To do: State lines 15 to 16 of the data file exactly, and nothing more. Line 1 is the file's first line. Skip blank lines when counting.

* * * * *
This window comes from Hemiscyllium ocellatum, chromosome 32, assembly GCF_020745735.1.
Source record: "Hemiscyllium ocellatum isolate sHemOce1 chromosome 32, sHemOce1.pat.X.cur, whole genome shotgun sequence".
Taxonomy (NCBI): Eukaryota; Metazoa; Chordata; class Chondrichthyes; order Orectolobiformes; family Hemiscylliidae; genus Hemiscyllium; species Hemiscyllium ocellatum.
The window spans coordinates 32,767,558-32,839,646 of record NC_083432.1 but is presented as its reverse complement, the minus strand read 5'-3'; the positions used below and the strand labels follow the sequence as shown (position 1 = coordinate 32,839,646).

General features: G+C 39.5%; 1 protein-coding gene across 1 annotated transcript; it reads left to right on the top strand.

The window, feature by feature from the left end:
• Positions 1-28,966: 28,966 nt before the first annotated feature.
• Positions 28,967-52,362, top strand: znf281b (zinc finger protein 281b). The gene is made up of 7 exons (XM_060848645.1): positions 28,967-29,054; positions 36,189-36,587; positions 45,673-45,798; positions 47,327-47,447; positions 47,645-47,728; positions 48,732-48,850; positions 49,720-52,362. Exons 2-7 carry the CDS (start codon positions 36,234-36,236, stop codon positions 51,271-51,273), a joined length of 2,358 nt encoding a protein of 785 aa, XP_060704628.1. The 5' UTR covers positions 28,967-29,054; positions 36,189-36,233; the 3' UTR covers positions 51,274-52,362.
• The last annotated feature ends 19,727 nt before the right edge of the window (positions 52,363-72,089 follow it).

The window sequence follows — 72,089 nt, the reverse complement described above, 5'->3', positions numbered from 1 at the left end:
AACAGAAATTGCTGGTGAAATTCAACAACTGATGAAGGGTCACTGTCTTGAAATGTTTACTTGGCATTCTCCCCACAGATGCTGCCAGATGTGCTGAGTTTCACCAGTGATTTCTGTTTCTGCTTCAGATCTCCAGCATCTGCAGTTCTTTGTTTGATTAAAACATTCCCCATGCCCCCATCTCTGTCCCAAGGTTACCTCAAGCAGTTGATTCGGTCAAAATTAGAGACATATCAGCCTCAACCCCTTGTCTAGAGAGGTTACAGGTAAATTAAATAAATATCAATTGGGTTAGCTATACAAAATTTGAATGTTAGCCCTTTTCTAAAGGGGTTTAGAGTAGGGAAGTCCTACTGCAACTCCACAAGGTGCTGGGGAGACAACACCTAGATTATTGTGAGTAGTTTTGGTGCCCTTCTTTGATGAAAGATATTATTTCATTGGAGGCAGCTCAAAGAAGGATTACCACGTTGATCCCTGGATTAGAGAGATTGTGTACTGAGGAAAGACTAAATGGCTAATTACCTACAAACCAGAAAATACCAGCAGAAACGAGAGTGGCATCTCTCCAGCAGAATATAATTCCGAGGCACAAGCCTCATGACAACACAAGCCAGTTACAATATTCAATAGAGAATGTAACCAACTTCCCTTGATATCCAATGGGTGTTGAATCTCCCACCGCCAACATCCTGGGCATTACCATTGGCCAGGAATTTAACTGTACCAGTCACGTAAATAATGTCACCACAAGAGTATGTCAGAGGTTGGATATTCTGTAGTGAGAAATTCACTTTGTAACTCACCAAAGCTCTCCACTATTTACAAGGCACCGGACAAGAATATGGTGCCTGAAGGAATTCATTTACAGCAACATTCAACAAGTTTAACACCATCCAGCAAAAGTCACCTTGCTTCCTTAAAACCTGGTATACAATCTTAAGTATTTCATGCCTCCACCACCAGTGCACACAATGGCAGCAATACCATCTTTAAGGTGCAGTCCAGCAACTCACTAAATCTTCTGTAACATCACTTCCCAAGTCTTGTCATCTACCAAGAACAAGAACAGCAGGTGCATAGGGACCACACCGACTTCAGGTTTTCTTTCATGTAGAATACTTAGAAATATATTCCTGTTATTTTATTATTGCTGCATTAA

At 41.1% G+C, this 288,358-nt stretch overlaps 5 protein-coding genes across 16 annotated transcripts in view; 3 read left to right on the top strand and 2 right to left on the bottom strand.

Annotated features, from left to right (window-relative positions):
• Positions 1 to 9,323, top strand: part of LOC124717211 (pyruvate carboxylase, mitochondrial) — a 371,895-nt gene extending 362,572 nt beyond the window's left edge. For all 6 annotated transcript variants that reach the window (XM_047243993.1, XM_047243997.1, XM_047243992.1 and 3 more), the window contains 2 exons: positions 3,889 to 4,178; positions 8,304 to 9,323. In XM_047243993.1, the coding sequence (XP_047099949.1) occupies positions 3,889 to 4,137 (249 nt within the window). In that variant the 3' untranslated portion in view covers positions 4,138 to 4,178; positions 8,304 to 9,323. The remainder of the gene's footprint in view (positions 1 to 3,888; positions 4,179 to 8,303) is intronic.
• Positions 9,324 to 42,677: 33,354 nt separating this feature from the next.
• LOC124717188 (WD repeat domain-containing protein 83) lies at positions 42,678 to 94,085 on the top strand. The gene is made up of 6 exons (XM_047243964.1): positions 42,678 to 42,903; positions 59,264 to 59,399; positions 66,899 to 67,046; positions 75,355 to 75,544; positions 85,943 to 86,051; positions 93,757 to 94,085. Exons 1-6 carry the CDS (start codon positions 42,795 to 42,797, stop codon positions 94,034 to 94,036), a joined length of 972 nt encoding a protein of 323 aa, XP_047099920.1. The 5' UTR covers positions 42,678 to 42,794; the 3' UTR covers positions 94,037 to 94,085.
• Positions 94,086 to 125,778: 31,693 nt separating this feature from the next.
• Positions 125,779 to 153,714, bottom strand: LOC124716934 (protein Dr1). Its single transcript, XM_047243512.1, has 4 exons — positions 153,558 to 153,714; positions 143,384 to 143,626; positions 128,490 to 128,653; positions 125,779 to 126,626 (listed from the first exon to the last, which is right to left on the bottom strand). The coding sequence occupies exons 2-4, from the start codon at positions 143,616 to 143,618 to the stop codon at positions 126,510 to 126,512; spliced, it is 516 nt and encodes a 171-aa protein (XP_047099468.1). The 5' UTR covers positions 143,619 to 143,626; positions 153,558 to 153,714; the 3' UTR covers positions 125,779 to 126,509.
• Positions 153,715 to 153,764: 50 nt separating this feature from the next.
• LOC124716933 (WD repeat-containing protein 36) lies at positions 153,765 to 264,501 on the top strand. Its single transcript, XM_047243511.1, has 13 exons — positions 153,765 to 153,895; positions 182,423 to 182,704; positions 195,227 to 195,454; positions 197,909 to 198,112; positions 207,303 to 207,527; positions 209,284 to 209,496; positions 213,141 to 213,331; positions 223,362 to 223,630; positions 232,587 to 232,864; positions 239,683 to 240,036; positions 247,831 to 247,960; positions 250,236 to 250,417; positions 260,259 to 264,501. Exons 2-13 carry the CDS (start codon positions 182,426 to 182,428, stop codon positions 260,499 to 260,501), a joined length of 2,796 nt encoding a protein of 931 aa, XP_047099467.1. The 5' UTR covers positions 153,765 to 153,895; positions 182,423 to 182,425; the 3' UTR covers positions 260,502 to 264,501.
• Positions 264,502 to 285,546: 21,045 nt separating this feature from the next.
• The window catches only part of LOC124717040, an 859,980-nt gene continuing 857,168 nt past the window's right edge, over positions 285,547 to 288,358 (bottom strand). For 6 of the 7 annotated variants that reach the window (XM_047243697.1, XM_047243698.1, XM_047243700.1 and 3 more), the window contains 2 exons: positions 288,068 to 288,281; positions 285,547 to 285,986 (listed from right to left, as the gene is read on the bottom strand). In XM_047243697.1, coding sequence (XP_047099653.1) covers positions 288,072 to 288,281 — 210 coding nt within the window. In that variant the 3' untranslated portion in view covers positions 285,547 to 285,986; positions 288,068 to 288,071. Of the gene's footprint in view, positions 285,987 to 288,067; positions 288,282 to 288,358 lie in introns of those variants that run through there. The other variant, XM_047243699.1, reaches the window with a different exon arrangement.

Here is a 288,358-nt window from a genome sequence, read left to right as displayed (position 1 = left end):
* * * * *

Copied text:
• Positions 9,324 to 42,677: 33,354 nt separating this feature from the next.
• LOC124717188 (WD repeat domain-containing protein 83) lies at positions 42,678 to 94,085 on the top strand. The gene is made up of 6 exons (XM_047243964.1): positions 42,678 to 42,903; positions 59,264 to 59,399; positions 66,899 to 67,046; positions 75,355 to 75,544; positions 85,943 to 86,051; positions 93,757 to 94,085. Exons 1-6 carry the CDS (start codon positions 42,795 to 42,797, stop codon positions 94,034 to 94,036), a joined length of 972 nt encoding a protein of 323 aa, XP_047099920.1. The 5' UTR covers positions 42,678 to 42,794; the 3' UTR covers positions 94,037 to 94,085.